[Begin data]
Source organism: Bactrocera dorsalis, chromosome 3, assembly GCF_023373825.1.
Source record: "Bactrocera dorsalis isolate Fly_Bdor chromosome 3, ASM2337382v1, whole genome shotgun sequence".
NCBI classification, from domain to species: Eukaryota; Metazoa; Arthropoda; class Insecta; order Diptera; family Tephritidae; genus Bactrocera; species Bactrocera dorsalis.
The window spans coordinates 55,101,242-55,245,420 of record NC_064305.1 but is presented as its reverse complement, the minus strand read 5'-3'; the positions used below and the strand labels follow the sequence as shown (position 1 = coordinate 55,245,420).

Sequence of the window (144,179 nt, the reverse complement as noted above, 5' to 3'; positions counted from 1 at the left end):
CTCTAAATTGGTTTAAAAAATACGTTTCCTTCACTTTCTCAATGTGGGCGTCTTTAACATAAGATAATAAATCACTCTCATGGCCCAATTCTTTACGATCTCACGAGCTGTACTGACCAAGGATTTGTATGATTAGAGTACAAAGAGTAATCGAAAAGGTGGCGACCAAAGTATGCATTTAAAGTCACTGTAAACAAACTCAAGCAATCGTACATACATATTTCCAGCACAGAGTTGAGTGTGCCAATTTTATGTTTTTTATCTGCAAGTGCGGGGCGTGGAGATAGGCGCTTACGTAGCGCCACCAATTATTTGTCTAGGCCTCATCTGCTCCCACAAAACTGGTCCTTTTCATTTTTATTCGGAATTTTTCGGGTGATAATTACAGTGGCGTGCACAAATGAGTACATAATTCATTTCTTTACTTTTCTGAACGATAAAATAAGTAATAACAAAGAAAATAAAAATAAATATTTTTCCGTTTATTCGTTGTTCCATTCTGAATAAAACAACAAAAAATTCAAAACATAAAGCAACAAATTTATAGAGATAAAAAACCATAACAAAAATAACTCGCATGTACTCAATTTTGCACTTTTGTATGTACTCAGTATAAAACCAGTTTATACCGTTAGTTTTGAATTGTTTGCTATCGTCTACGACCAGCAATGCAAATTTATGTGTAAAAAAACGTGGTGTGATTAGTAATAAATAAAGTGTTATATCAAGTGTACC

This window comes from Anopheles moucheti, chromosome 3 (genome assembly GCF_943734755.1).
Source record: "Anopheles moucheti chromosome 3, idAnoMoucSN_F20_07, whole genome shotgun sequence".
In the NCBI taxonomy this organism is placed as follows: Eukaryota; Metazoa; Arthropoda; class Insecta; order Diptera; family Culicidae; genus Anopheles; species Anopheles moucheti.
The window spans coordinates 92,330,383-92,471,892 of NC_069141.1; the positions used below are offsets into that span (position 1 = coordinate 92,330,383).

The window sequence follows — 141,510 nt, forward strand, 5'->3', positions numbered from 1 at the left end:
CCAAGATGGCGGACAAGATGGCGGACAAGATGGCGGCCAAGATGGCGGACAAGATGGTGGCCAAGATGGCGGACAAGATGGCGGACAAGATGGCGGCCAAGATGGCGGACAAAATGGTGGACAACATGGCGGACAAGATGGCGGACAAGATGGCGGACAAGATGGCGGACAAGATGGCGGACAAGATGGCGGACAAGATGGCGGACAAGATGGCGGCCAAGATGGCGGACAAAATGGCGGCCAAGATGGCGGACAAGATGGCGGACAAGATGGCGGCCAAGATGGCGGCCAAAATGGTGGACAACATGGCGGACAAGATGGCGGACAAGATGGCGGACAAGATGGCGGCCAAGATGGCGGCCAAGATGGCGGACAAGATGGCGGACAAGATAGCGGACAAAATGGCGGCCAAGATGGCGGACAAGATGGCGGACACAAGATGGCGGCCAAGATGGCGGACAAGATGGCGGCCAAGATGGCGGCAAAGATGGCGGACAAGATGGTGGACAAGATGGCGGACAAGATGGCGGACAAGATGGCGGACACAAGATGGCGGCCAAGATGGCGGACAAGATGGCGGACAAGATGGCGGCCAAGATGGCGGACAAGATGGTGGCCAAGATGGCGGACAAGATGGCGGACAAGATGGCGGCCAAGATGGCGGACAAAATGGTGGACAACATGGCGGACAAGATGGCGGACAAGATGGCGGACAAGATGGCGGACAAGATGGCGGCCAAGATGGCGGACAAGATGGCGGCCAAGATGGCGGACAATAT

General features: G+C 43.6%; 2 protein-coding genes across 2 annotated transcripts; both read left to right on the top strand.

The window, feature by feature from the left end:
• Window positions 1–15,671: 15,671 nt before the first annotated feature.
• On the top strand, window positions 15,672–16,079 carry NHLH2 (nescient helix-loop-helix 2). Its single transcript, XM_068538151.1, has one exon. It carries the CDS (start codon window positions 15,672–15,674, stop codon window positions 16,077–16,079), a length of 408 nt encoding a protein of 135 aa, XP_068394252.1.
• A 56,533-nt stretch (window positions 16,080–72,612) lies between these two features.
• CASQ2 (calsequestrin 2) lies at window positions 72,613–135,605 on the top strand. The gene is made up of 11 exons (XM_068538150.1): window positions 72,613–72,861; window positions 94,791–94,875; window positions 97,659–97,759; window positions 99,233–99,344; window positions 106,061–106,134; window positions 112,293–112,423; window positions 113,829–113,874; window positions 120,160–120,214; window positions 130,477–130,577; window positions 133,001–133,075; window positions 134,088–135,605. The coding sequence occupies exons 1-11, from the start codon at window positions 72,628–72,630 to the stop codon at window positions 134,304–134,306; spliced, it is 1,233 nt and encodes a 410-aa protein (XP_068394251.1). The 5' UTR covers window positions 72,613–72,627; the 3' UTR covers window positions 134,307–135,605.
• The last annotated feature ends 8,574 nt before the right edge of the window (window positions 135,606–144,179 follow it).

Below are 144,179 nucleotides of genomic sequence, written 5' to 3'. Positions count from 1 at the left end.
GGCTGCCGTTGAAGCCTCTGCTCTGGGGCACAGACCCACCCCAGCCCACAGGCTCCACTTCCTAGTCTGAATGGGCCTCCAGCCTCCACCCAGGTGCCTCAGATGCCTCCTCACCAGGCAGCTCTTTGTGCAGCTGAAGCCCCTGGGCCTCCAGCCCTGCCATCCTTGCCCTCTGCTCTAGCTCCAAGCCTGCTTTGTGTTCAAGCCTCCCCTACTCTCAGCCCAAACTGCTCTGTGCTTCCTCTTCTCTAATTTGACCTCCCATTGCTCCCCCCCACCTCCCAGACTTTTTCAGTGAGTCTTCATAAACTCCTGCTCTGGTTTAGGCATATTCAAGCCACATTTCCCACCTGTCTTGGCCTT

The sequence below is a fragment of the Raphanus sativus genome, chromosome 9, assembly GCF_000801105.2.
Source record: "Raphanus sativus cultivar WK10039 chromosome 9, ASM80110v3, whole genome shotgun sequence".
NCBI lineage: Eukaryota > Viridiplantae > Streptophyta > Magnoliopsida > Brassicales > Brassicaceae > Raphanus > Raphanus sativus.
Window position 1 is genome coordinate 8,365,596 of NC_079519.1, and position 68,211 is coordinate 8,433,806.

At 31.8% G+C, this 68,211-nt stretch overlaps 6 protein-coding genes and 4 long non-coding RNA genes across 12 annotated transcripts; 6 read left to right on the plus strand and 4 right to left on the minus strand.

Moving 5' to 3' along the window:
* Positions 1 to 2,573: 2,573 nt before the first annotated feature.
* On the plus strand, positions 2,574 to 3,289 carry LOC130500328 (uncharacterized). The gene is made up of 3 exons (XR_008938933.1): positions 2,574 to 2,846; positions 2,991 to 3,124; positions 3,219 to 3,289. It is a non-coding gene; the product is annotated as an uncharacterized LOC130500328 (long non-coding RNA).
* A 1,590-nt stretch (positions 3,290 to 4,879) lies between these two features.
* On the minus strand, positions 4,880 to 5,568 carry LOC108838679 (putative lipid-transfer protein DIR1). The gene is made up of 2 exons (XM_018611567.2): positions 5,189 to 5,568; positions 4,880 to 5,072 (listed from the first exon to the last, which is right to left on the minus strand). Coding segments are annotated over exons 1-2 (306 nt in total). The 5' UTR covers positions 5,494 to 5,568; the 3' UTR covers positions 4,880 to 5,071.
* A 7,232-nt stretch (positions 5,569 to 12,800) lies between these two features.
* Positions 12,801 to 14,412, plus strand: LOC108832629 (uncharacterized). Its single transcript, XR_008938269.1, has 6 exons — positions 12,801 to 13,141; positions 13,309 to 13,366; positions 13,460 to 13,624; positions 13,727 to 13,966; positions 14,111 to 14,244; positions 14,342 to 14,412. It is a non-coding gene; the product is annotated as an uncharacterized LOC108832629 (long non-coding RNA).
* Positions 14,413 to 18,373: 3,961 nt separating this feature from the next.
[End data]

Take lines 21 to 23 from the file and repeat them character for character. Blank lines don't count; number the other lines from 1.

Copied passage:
GGCTGCCGTTGAAGCCTCTGCTCTGGGGCACAGACCCACCCCAGCCCACAGGCTCCACTTCCTAGTCTGAATGGGCCTCCAGCCTCCACCCAGGTGCCTCAGATGCCTCCTCACCAGGCAGCTCTTTGTGCAGCTGAAGCCCCTGGGCCTCCAGCCCTGCCATCCTTGCCCTCTGCTCTAGCTCCAAGCCTGCTTTGTGTTCAAGCCTCCCCTACTCTCAGCCCAAACTGCTCTGTGCTTCCTCTTCTCTAATTTGACCTCCCATTGCTCCCCCCCACCTCCCAGACTTTTTCAGTGAGTCTTCATAAACTCCTGCTCTGGTTTAGGCATATTCAAGCCACATTTCCCACCTGTCTTGGCCTT

The sequence below is a fragment of the Raphanus sativus genome, chromosome 9, assembly GCF_000801105.2.
Source record: "Raphanus sativus cultivar WK10039 chromosome 9, ASM80110v3, whole genome shotgun sequence".